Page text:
complete at the sub-station. (Am I getting too technical? Okay ...) The
electric wires may support one of the two electric traction systems
prevalent in India - the 1.5 KV DC or 25 KV AC system. The systems are
incompatible and isolated. Of these, the former covers roughly 350 kms
of track in Mumbai. The entire Mumbai railway network is powered by 1500
V DC - a system employed by British
in late 1930's. This includes Mumbai CST - Kalyan, Kalyan - Pune, Kalyan
- Igatpuri, Mumbai CST - Belapur - Panvel (the line will be ready now)
and Churchgate - Virar. The rest of India employs a superior method of
electrification from France - the 25 KV AC system. All the remaining
electrified routes use this system that has superior traction features,
system stability and lesser electrical losses. There is a proposal to
re-energize Mumbai at 25 KV AC..

The locomotive collects power from the overhead cables through a
extensible steel contraption called the "pantograph". The pantograph is
mounted on a spring-support system that pushes it upwards. Since the
catenary is already taut, the contact between the two is always
maintained even with varying height of the wires from the rail level; as
may occur in bridges, level-crossings and tunnels.

Now coming to your question about electric wires at points.. lets
digress to discuss a related issue, that'll make everything clear. Well,
the next time you travel on AC electrified territory, notice the
electric wires on the adjacent track (obviously, you cannot see the one
on your track :-) ). The wire is not single or continous. After a few
hundred metres, another set of wires emerge from a pulley mounted on the
side of one electric support to run parallel to the existing running
catenary. Both of them are connected in parallel through connecting
chord wires near the next electrical support and at the third support
the newer catenary wire emerges as the running wire, while the previous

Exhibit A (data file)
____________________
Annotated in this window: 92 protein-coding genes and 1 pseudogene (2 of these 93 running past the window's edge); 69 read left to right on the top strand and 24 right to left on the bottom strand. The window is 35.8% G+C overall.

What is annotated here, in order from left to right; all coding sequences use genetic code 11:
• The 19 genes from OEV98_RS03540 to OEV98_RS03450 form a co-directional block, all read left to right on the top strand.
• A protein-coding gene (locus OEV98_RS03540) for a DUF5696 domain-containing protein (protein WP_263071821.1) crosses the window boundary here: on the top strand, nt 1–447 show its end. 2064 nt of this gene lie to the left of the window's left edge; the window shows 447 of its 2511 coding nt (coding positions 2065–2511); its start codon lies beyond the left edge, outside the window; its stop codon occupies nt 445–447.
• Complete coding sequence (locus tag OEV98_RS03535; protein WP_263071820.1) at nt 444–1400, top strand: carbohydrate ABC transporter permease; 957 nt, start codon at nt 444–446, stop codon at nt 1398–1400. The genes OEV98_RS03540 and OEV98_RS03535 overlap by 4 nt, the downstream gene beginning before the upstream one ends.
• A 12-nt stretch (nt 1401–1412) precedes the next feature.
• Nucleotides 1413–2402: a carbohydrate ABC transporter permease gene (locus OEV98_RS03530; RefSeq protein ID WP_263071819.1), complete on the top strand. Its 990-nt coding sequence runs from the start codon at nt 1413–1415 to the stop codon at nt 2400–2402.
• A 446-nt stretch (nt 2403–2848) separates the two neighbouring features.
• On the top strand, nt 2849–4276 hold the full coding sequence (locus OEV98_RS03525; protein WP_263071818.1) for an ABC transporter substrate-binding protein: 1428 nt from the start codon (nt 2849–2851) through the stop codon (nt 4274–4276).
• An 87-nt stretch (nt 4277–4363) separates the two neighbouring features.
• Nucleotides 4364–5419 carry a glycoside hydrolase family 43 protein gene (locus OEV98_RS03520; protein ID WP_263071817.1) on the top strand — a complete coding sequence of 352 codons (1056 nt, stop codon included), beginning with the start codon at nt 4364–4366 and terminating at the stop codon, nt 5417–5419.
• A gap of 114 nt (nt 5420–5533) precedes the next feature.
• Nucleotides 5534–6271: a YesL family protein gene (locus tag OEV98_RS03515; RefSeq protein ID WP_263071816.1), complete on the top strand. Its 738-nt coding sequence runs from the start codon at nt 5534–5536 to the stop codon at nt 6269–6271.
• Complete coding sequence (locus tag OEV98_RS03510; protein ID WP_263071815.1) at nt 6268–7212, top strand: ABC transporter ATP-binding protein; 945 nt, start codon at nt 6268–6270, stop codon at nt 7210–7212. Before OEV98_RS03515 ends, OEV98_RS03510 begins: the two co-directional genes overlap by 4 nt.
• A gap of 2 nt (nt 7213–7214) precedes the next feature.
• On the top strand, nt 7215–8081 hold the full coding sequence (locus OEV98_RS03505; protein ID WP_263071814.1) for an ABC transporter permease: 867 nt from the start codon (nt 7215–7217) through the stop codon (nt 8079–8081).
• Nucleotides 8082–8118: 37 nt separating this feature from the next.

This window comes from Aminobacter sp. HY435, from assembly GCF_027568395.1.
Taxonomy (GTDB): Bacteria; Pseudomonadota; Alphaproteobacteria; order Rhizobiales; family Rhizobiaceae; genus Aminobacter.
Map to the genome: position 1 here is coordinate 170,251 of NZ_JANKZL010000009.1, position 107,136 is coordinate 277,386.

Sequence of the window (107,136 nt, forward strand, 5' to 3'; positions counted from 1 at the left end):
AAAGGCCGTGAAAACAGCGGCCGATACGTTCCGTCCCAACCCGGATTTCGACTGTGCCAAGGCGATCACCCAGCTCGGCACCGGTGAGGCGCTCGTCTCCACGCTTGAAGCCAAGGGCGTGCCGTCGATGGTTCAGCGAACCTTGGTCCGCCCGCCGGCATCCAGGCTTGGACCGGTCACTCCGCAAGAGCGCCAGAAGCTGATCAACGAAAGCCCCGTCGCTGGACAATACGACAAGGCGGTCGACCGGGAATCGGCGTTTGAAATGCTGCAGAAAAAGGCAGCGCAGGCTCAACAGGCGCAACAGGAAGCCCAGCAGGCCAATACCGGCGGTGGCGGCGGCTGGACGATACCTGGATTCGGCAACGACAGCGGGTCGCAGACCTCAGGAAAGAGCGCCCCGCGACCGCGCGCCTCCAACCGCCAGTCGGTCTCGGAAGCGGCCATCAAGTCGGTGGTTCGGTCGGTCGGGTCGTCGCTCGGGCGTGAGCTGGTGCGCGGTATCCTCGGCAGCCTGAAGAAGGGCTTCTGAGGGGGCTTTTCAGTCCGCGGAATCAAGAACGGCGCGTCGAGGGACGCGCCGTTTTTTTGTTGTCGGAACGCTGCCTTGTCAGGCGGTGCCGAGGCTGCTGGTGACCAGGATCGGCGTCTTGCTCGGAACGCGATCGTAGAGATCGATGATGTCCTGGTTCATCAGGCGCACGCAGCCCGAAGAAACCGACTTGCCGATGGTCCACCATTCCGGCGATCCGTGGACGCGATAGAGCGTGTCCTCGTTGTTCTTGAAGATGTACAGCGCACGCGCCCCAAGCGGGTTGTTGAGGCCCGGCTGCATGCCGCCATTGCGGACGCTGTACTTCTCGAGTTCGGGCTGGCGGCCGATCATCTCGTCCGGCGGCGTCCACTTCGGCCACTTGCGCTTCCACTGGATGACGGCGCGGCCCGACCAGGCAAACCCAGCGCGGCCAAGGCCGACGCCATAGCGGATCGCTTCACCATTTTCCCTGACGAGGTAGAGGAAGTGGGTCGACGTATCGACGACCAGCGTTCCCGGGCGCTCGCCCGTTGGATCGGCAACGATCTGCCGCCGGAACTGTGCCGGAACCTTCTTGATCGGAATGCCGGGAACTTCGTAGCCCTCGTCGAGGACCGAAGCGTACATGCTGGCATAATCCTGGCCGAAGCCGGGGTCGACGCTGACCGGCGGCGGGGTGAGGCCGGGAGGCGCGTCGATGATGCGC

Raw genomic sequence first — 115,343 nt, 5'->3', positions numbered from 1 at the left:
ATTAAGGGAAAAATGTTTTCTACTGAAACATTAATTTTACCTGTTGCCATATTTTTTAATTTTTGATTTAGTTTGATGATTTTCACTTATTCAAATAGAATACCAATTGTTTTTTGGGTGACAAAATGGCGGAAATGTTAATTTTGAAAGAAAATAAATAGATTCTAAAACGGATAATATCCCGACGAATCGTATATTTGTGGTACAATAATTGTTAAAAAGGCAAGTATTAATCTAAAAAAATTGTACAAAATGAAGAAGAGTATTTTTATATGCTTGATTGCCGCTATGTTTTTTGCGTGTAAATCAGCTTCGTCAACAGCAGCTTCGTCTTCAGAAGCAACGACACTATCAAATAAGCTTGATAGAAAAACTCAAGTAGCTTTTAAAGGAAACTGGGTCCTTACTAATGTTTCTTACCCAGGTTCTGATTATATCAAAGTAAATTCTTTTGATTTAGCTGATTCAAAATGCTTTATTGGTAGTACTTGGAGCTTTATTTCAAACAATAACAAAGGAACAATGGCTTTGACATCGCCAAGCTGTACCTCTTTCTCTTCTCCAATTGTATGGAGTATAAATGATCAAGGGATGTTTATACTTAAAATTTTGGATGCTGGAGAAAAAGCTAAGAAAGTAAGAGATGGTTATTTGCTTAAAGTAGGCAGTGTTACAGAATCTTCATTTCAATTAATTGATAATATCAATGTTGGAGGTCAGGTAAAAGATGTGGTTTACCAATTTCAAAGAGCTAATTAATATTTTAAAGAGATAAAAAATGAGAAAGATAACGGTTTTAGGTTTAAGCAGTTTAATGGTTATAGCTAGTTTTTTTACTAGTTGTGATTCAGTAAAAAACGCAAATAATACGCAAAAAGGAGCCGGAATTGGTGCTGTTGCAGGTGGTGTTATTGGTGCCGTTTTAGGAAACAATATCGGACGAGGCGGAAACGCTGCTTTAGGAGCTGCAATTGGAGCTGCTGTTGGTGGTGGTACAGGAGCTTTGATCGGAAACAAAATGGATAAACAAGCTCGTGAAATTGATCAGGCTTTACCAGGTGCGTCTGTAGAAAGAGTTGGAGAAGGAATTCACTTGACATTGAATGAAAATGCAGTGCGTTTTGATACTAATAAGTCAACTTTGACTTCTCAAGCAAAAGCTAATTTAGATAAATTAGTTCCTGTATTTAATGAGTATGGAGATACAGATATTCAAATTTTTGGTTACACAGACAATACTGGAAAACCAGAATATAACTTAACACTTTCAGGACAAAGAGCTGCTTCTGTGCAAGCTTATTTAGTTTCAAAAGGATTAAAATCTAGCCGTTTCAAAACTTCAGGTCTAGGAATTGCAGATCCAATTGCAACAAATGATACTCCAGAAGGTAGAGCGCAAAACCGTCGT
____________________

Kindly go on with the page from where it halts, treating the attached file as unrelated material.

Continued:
one disappears into a pulley at the top of the support. The wire drops
below the pulley and is held taut by weights mounted on it - circular
heavy discs stacked like pancakes. Before the wire touches the pulley,
mica/porcelain insulators isolate the energized wire from the pulley and
weights.

Now comes the answer to your question - how does an electric locomotive
negotiate junctions. Well, whenever a point is incident, one or two
supports before the point, a catenary set comes out of the support, runs
parallel till the junction and turns to follow the supports of the
deviating line! The original catenary continues to run straight.. There
is no splitting or switching of the wires! Quite simple.. really. I can
draw a Bitmap and maybe post it .. if you're still unclear.

One doubt that may arise is .. what happens when a locomotive takes
power from two parallel running sets of catenary.. Well, actually since
both the wires are at the same voltage, it does not affect the
locomotive at all! Its like connecting a bulb across a battery with one
wire; or using two wires, running in parallel from each end to the bulb
terminals!!!

I hope this explanation made some doubts clear. I'm sorry if I was too
technical.. I can't help!! (In fact, a lot of times we were scolded by
our professors for not being "technical" enough.. so, there!!!)

A related discussion is the way electric cables are supported on an AC
system.. the supports are very inexpensive compared to their DC
counterparts which were very heavy and costly; for the weight of wire
they had to support.. the AC catenary supports are 45-degree extended of
the type

| / | /
|/---- or |/--
| |
| |

Well, there are two varities to this .. one in which the horizontal arm
is long & extended beyond the track (outer support - former diagram) and
one where it is short (inner support - latter figure) They are usually
placed alternately on a main line.. for proper straightening of the
wire.

Sundar Krishnamurthy

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From: Philip Wormald <PWormald@compuserve.email

Subject: ALCO powered Locomotives

Date: 18 Mar 1998 15:34:00 -0500


Can anyone please tell me lots of info on any Loco's in India with
the ALCO engine, how many are there (I think 1000's).
What model of engine is fitted, anyone got any JPG pictures.

I have a quite good selection of European ALCO powered info and
pictures if anyone wants any.

Many thanks,

Phil Wormald

From: Jishnu Mukerji <jis@fpk.email

Subject: Re: Route question

Date: 18 Mar 1998 15:38:00 -0500


Pushkar Apte wrote:
>
> Jishnu - thanks for the excellent historical information on the Sahibganj loop,
> "Main line" and Grand chord from Caclutta/Bardhamman.

You're most welcome.

> I have a question - there is presently no train that links the stations North and
> North-east of Calcutta to the Mumbai-Howrah main-line via Nagpur. If such a
> hypothetical train were to come from Mumbai/Nagpur via Durg-Bilaspur-Tatanagar
> and head towards New Jalpaiguri/Guwahati - what would be the best (shortest)
> route? The best I could figure out was:
> Tatanagar-Joychandipahar-Asansol-Andal-Sainthia. Is there a better route?

In terms of Kms that might be the shortest, but in terms of travel time
- who knows? Some of that is pretty heavily coal/ore train traficed
track and some of it is definitely not first class track. The fastest